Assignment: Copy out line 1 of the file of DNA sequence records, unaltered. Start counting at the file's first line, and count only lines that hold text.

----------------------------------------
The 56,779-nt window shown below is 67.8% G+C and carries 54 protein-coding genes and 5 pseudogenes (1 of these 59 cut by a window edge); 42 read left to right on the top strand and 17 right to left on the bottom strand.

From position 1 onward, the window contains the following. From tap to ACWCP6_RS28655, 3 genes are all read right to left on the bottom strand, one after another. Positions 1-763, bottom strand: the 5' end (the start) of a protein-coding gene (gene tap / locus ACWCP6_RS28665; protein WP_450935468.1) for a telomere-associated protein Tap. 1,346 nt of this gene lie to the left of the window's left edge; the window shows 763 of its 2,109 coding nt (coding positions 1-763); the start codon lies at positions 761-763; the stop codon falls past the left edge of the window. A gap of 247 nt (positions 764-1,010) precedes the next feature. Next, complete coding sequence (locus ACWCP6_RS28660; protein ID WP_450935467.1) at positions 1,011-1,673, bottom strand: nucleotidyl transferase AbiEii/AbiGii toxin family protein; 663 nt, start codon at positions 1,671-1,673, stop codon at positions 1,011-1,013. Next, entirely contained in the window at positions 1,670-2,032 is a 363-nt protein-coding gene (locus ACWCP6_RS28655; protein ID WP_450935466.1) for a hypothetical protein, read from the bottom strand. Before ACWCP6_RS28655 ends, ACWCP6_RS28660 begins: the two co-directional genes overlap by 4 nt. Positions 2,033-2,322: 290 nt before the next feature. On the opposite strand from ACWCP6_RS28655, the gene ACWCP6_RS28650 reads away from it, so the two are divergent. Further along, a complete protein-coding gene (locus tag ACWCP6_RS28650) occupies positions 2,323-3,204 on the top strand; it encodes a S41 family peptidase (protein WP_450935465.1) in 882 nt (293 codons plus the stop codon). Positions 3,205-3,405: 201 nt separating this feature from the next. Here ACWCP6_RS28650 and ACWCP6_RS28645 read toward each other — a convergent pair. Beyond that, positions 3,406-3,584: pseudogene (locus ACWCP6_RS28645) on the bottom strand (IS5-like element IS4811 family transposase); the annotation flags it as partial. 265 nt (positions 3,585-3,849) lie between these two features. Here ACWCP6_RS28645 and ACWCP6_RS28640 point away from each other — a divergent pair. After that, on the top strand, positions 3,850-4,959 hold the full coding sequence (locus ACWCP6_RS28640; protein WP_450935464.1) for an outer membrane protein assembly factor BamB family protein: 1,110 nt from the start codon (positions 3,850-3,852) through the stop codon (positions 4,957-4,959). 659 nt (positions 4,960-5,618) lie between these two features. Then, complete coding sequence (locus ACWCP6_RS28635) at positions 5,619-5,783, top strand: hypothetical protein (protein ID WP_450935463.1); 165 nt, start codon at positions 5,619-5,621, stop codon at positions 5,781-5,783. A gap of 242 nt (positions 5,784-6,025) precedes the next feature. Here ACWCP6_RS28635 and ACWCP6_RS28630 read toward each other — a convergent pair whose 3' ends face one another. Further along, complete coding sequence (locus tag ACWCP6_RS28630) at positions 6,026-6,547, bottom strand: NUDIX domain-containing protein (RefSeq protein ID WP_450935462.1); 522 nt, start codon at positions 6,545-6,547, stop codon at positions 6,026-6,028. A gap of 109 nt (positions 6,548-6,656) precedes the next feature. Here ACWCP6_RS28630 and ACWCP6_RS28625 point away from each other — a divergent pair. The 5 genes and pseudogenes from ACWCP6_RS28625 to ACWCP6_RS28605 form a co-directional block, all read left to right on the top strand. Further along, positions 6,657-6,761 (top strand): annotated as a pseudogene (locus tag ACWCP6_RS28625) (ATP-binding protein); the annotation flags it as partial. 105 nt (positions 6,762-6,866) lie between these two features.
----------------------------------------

The 56,779-nt window shown below is 67.8% G+C and carries 54 protein-coding genes and 5 pseudogenes (1 of these 59 cut by a window edge); 42 read left to right on the top strand and 17 right to left on the bottom strand.